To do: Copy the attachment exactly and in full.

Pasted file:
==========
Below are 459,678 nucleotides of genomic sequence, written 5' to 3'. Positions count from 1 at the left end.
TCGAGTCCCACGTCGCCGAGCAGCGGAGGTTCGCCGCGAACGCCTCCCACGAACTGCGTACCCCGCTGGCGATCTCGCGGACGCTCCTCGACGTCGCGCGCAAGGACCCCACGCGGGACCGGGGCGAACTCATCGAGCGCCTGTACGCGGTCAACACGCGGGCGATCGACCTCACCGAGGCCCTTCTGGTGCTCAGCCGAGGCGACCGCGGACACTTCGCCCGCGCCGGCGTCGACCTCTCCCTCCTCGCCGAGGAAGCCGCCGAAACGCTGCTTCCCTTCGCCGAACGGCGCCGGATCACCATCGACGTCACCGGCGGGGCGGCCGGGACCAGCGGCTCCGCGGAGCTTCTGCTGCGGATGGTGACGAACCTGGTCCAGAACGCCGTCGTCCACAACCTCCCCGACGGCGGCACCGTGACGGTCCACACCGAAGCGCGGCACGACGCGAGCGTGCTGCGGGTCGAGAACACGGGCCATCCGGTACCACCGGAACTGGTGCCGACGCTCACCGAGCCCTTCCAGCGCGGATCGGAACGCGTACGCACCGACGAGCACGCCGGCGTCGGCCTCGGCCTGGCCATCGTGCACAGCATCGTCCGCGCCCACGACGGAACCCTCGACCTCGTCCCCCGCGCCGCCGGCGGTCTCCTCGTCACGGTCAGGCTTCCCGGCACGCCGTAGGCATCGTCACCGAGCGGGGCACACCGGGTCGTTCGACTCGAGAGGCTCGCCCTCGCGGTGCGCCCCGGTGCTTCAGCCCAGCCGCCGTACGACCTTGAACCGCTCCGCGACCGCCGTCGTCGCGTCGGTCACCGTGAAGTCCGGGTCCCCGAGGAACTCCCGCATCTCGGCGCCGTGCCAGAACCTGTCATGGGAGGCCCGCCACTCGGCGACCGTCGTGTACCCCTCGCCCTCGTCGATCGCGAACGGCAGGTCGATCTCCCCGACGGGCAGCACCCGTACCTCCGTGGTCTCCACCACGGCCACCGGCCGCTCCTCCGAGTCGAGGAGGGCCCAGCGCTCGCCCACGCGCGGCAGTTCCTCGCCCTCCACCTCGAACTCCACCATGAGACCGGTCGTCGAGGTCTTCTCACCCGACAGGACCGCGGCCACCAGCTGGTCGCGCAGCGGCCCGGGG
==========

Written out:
Below are 459,678 nucleotides of genomic sequence, written 5' to 3'. Positions count from 1 at the left end.
TCGAGTCCCACGTCGCCGAGCAGCGGAGGTTCGCCGCGAACGCCTCCCACGAACTGCGTACCCCGCTGGCGATCTCGCGGACGCTCCTCGACGTCGCGCGCAAGGACCCCACGCGGGACCGGGGCGAACTCATCGAGCGCCTGTACGCGGTCAACACGCGGGCGATCGACCTCACCGAGGCCCTTCTGGTGCTCAGCCGAGGCGACCGCGGACACTTCGCCCGCGCCGGCGTCGACCTCTCCCTCCTCGCCGAGGAAGCCGCCGAAACGCTGCTTCCCTTCGCCGAACGGCGCCGGATCACCATCGACGTCACCGGCGGGGCGGCCGGGACCAGCGGCTCCGCGGAGCTTCTGCTGCGGATGGTGACGAACCTGGTCCAGAACGCCGTCGTCCACAACCTCCCCGACGGCGGCACCGTGACGGTCCACACCGAAGCGCGGCACGACGCGAGCGTGCTGCGGGTCGAGAACACGGGCCATCCGGTACCACCGGAACTGGTGCCGACGCTCACCGAGCCCTTCCAGCGCGGATCGGAACGCGTACGCACCGACGAGCACGCCGGCGTCGGCCTCGGCCTGGCCATCGTGCACAGCATCGTCCGCGCCCACGACGGAACCCTCGACCTCGTCCCCCGCGCCGCCGGCGGTCTCCTCGTCACGGTCAGGCTTCCCGGCACGCCGTAGGCATCGTCACCGAGCGGGGCACACCGGGTCGTTCGACTCGAGAGGCTCGCCCTCGCGGTGCGCCCCGGTGCTTCAGCCCAGCCGCCGTACGACCTTGAACCGCTCCGCGACCGCCGTCGTCGCGTCGGTCACCGTGAAGTCCGGGTCCCCGAGGAACTCCCGCATCTCGGCGCCGTGCCAGAACCTGTCATGGGAGGCCCGCCACTCGGCGACCGTCGTGTACCCCTCGCCCTCGTCGATCGCGAACGGCAGGTCGATCTCCCCGACGGGCAGCACCCGTACCTCCGTGGTCTCCACCACGGCCACCGGCCGCTCCTCCGAGTCGAGGAGGGCCCAGCGCTCGCCCACGCGCGGCAGTTCCTCGCCCTCCACCTCGAACTCCACCATGAGACCGGTCGTCGAGGTCTTCTCACCCGACAGGACCGCGGCCACCAGCTGGTCGCGCAGCGGCCCGGGG